In Raisin Cain, Thompson and Kindlon describe a particular kindergarten class where the girls would provoke the boys, the boys would hit, the girls would cry and go to the teacher, and only the boys would be punished. This system of one-sided justice breeds detachment in which, Thompson explains, can actually cause worse behavior.
"If boys believe the decks are stacked against them and they are going to get punished and get blamed anyway, they figure they may as well go ahead and hit hard," points out Thompson, "This is how boys disinvest in the system."
Acknowledging that boys as well as girls suffer inequities in the school environment is still a new concept in many schools. Most equity efforts still center on encouraging assertiveness in girls and supporting girl's math and science achievement. But some schools and school systems are taking steps to at least include boys issues in the gender equity discussion.
This past September, Newton Public Schools changed the name of its system-wide "Gender Equity Task Force" to the current "Gender Issues Task Force", reflecting its broadening of equity efforts to include boys. At the same time, an administrative mandate went out to all 21 of the town's schools requiring both a teacher and parent representitive from each school serve on the task force.
"Our first goal is to find or create a curriclium for trainig teachers which heightens awareness of gender bias to both boys and girls," reveals task force co-chair Susan Aeschbach, who is a parent of a boy and a girl attending public school in Newton, "We are contacting other towns and universities to find out what they are doing."
One of the resources Newton is tapping for guidance is the Wellesley Centers for Research on Women which issued a special report in 1993 called "How Schools can Stop Shortchanging Girls (and Boys): Gender Equity Stratergies". Designed for K - 12 educators, the manual advocates teachers first self-assess for their own unconscious bias, then offers practical stratergies to combat bias which is going on in the classroom.
"A lot more schools are now focusing on prevention rather than intervention," confirms the manual's author, Katy Wheeler, who has been summoned for gender equity workshops in several Massachusetts schools including Bellrica, Bedford, North Reading, and Attleboro.
Although the intentions of most schools instituting gender equity programs is to support girls and make them more comfortable in a coed environment, many of the same programs are turning out to benefit boys by helping them to manage their behavior.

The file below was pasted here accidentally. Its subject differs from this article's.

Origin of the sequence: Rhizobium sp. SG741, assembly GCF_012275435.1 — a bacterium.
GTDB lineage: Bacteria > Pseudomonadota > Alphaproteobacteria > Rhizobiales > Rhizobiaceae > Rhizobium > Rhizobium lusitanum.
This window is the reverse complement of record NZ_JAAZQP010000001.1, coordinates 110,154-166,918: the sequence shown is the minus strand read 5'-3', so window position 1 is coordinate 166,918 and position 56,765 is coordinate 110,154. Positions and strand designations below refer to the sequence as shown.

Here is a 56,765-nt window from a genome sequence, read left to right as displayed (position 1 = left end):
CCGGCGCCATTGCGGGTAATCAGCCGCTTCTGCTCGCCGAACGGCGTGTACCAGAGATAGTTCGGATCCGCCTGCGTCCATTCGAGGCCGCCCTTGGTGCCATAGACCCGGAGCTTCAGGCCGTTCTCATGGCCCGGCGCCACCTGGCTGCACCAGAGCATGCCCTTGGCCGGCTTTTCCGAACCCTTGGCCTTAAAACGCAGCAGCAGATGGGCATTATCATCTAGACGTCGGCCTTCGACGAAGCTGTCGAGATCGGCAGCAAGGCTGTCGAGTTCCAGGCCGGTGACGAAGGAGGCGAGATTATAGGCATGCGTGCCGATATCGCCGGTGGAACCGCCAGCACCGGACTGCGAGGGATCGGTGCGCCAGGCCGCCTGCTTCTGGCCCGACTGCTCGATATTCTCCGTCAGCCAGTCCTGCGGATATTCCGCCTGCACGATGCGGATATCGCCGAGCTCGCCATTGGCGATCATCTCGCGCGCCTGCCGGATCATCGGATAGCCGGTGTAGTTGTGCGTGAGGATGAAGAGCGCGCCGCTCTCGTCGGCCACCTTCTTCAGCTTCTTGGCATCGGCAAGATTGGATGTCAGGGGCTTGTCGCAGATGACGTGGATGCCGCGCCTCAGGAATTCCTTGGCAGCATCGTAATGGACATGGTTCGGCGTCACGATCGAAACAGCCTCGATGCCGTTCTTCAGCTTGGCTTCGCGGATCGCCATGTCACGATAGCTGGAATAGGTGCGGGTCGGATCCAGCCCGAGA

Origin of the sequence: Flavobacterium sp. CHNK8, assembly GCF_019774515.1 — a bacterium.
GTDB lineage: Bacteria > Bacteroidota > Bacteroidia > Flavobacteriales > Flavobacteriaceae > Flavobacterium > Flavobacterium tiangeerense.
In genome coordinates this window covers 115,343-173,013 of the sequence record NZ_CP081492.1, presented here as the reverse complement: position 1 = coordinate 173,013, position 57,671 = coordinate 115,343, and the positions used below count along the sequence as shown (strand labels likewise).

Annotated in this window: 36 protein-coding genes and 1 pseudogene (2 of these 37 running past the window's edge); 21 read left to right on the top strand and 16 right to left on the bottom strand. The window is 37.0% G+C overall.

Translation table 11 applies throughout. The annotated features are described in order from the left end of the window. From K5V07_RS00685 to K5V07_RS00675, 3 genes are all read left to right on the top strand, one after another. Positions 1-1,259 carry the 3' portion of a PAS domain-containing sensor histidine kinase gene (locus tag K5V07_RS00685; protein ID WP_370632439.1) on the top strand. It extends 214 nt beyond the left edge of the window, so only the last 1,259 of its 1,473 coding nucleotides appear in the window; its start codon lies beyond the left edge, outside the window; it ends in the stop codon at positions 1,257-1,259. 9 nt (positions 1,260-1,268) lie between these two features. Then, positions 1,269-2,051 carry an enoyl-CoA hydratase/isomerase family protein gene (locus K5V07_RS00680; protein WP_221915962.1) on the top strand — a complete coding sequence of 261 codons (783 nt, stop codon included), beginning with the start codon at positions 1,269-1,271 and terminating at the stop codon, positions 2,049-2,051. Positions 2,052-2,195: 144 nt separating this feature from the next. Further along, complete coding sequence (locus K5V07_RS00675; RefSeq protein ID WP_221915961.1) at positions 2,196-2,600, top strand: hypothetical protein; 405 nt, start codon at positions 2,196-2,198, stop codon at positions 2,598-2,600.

The "Bullyproof Curriculum" designed by Nan Stein, Project Director of Sexual Harrasment and Bullying in Schools at the Wellesley Centers for Research, is one example. Since the Fiske Elementary School adapted the conflict resolution curriclium four years ago as part of their school improvement plan, Principal Joanne Benton has seen a major difference in how boys and girls behave towards one another and settle disputes.
"It has equalized the playing field (between boys and girls)," confirms Stein, explaining that in addition to giving girls the skills to stand up for themselves with boys, the Bullyproof Curriclium "gave the boys the skills to listen."
Giving boys better communication tools and management skills for their behavior not only makes school a more comfortable and, therefore, better learning environment for girls, but it also does the same for boys, points out Stein, whose most recent research has focused on boys mistreating other boys.
"You can't have much learning going on (for boys or for girls) if you have a lot of disruption or hostility or fear," states Stein, "It impeades your right to an educational opportunity."
Recognizing this, the Framingham High School now teaches every 10th grade student another of Stein's curricliums - "Flirting or Hurting?" - which targets older boy's aggressive and sexist behavior. Not only has the curriclium empowered girls to speak up when they feel sexually harrassed according to Framingham high school teacher Ellen Makynen, but it has simultaneously helped establish that not all boys are not "bad".
"There are a lot of boys who don't harrass," confirms Makynen, who heads the high school's Consumer and Family Sciences Department which offers the curriclium, "Some of the best moments in class are when (certain boys)are bragging about some of the things they do and say, and other boys say: Wait a minute, you can't do that!"
As schools become better at helping boys manage their behavior through specifically designed gender equity and behavior awareness programs, another promising hope for improving boy's school experience lies with education reform. While it is true that schools are being forced to pare down recess on favor of more academic time, they are also being urged thorugh ed reform to create more active and diversified classrooms - a change which educators and child developmentalists agree will serve both gender's needs.
Points out Feinberg: "When you have a classroom where there are a variety of approaches including project based and hands-on learning, and the children have options whether to read or to work on a projecvt, and children are able to get up and to move around you are accomidating a whole range of learning styles and abilities. Really good instruction addresses both girl's issues and boy's."
This story ran on page C05 of the Boston Globe on 07/26/98.
© Copyright 1998 Globe Newspaper Company.